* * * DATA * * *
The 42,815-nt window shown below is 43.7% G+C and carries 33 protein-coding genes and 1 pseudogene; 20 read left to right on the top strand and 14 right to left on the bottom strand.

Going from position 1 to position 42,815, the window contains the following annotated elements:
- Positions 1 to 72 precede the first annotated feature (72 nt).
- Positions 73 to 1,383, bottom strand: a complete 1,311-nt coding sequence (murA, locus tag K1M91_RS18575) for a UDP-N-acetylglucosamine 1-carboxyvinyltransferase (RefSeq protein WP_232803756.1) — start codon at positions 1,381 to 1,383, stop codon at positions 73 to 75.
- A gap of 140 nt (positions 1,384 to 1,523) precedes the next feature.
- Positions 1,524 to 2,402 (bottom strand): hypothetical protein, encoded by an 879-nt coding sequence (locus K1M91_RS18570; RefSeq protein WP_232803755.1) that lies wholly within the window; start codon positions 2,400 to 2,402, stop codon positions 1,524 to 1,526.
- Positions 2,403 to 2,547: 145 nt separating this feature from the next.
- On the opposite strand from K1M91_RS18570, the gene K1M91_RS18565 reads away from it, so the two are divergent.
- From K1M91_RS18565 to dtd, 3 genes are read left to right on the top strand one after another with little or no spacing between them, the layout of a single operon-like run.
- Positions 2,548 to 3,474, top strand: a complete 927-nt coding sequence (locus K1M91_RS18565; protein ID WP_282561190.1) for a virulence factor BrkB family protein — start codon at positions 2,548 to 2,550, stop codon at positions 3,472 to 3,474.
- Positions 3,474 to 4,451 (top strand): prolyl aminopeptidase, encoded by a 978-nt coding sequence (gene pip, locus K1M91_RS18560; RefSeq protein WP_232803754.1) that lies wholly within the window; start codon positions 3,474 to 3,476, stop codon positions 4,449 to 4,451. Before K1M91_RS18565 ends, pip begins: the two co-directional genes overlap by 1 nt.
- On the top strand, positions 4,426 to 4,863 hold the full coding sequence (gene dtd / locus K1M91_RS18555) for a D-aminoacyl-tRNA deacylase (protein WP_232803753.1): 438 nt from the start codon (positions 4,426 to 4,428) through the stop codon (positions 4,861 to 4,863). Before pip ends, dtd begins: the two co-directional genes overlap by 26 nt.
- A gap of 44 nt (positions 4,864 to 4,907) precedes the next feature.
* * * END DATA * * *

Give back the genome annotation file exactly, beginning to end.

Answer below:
The 42,815-nt window shown below is 43.7% G+C and carries 33 protein-coding genes and 1 pseudogene; 20 read left to right on the top strand and 14 right to left on the bottom strand.

Going from position 1 to position 42,815, the window contains the following annotated elements:
- Positions 1 to 72 precede the first annotated feature (72 nt).
- Positions 73 to 1,383, bottom strand: a complete 1,311-nt coding sequence (murA, locus tag K1M91_RS18575) for a UDP-N-acetylglucosamine 1-carboxyvinyltransferase (RefSeq protein WP_232803756.1) — start codon at positions 1,381 to 1,383, stop codon at positions 73 to 75.
- A gap of 140 nt (positions 1,384 to 1,523) precedes the next feature.
- Positions 1,524 to 2,402 (bottom strand): hypothetical protein, encoded by an 879-nt coding sequence (locus K1M91_RS18570; RefSeq protein WP_232803755.1) that lies wholly within the window; start codon positions 2,400 to 2,402, stop codon positions 1,524 to 1,526.
- Positions 2,403 to 2,547: 145 nt separating this feature from the next.
- On the opposite strand from K1M91_RS18570, the gene K1M91_RS18565 reads away from it, so the two are divergent.
- From K1M91_RS18565 to dtd, 3 genes are read left to right on the top strand one after another with little or no spacing between them, the layout of a single operon-like run.
- Positions 2,548 to 3,474, top strand: a complete 927-nt coding sequence (locus K1M91_RS18565; protein ID WP_282561190.1) for a virulence factor BrkB family protein — start codon at positions 2,548 to 2,550, stop codon at positions 3,472 to 3,474.
- Positions 3,474 to 4,451 (top strand): prolyl aminopeptidase, encoded by a 978-nt coding sequence (gene pip, locus K1M91_RS18560; RefSeq protein WP_232803754.1) that lies wholly within the window; start codon positions 3,474 to 3,476, stop codon positions 4,449 to 4,451. Before K1M91_RS18565 ends, pip begins: the two co-directional genes overlap by 1 nt.
- On the top strand, positions 4,426 to 4,863 hold the full coding sequence (gene dtd / locus K1M91_RS18555) for a D-aminoacyl-tRNA deacylase (protein WP_232803753.1): 438 nt from the start codon (positions 4,426 to 4,428) through the stop codon (positions 4,861 to 4,863). Before pip ends, dtd begins: the two co-directional genes overlap by 26 nt.
- A gap of 44 nt (positions 4,864 to 4,907) precedes the next feature.